Semi-transparent EMI coating is flexible and quick to apply


US researchers have created an EMI screening material that is semi-transparent flexible and quickly applied, although only to small objects.

They are films with hundreds of layers, each a few nanometres thick, the polymer-bonded layers alternate between carbon-nanotubes and a MXene. MXenes are two dimensional inorganic molecules containing a transition metal carbide or carbonitrides, in this case titanium carbide MXene.

Their physical characteristics mean that the alternating layers bond strongly together, and both types of layer, particularly the MXene, are electrically conductive.

By altering the number of layers and other details, sheet resistance can be varied over 817Ω/sq to 109Ω/sq, while optical transmittance (at 550nm) increases from ~47% to 91.9%, according to the paper ‘Layer-by-layer assembly of cross-functional semi-transparent MXene-carbon nanotubes composite films for next-generation electromagnetic interference shielding‘, published in Advanced Functional Materials, which goes on to say: “Our  MXene-CNT films are highly conductive, environmentally  stable, lightweight, flexible, freestanding, and semi-transparent. We suspect even further improvements can be achieved by tuning the ratio of the conductive and the polymer fillers, coupling different polymer fillers and optimising the preparation conditions.”

New York University has lead development of the film, supported by Drexel University, Yale University and Southwest Jiaotong University in China. The deposition technique that can deposit hundreds of layers quickly is ‘spin-spray layer-by-layer processing’ (SSLbL), pioneered by NYU chemical engineer André Taylor.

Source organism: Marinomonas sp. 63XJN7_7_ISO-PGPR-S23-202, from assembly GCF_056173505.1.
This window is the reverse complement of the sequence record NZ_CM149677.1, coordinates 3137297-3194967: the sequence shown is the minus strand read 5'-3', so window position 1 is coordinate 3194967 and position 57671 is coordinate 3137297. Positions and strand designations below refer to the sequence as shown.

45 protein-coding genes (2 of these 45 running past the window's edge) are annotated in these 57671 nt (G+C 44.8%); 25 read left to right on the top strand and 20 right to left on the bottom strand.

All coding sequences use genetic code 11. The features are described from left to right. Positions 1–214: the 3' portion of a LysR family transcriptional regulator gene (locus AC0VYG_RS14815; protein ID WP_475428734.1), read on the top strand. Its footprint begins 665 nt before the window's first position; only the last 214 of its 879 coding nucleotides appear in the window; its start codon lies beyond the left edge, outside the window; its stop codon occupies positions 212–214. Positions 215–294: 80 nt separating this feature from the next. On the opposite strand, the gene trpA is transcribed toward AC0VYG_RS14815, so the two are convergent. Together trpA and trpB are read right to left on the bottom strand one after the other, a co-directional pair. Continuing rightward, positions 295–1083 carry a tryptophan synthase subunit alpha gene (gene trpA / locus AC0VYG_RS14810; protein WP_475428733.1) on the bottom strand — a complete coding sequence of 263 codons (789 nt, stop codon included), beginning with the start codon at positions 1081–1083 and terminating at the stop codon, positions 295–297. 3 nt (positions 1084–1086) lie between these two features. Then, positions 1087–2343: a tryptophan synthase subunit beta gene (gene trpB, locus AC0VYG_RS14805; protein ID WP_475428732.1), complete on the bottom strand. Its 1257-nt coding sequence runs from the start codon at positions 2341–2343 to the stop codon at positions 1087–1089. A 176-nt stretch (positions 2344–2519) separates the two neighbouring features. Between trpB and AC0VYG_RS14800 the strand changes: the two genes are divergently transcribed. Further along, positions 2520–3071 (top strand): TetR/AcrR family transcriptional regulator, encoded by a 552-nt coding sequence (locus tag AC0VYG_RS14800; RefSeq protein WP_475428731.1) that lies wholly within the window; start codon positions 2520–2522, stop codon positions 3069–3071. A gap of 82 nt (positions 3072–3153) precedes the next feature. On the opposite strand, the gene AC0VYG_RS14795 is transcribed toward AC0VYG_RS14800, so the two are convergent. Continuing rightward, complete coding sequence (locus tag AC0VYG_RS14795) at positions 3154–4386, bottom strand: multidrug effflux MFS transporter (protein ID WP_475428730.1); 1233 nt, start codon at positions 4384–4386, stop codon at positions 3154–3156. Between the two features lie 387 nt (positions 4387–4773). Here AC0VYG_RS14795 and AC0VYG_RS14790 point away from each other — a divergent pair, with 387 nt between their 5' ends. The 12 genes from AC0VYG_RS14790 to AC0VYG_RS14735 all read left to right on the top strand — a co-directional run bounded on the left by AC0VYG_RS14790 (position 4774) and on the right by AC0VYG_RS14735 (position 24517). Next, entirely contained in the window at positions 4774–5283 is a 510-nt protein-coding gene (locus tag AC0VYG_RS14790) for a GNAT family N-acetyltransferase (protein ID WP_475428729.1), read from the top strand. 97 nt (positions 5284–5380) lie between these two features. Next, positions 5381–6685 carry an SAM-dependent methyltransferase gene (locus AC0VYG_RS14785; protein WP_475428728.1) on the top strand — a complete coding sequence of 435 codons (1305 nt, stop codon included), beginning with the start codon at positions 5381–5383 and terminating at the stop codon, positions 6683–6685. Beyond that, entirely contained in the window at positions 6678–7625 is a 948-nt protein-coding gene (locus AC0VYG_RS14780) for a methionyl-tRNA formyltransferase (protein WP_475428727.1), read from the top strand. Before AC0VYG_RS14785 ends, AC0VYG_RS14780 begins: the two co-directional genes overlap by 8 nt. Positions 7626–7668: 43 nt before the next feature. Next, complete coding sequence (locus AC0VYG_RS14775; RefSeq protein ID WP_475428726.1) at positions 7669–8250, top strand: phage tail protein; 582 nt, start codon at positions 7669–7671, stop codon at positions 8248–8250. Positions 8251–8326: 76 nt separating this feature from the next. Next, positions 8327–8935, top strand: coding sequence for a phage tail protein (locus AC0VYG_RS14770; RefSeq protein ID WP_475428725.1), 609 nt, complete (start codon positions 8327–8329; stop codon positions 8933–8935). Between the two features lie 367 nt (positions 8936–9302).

SSLbL uses spray heads mounted above a spin coater “that deposit sequential nanometer-thick monolayers of oppositely charged compounds on a component, producing high quality films in much less time than by traditional methods, such as dip coating”, said NYU.

“Our system can create hundreds of bi-layers of alternating MXene and CNT in minutes,” said Taylor. “As we worked to discern the roles different components play. We found that the strong electrostatic and hydrogen bonding between oppositely charged CNT and MXene layers conferred high strength and flexibility.” He added that MXene, as well as conducting electrically, has the benefit of easily adhering to a surface.

Because SSLbL allows nm-level control over film structure, conductivity and transparency can be traded predictably, argues NYU, contrasting this with films made by depositing pre-mixed ingredients, for example nanoparticles, polyelectrolytes and graphene.

What SSLbL does not do, is work over large areas. According to Taylor, in theory the system could create EMI shielding for devices and components up to 300mm, the diameter semiconductor wafer, on which spin-coating is frequently employed during processing.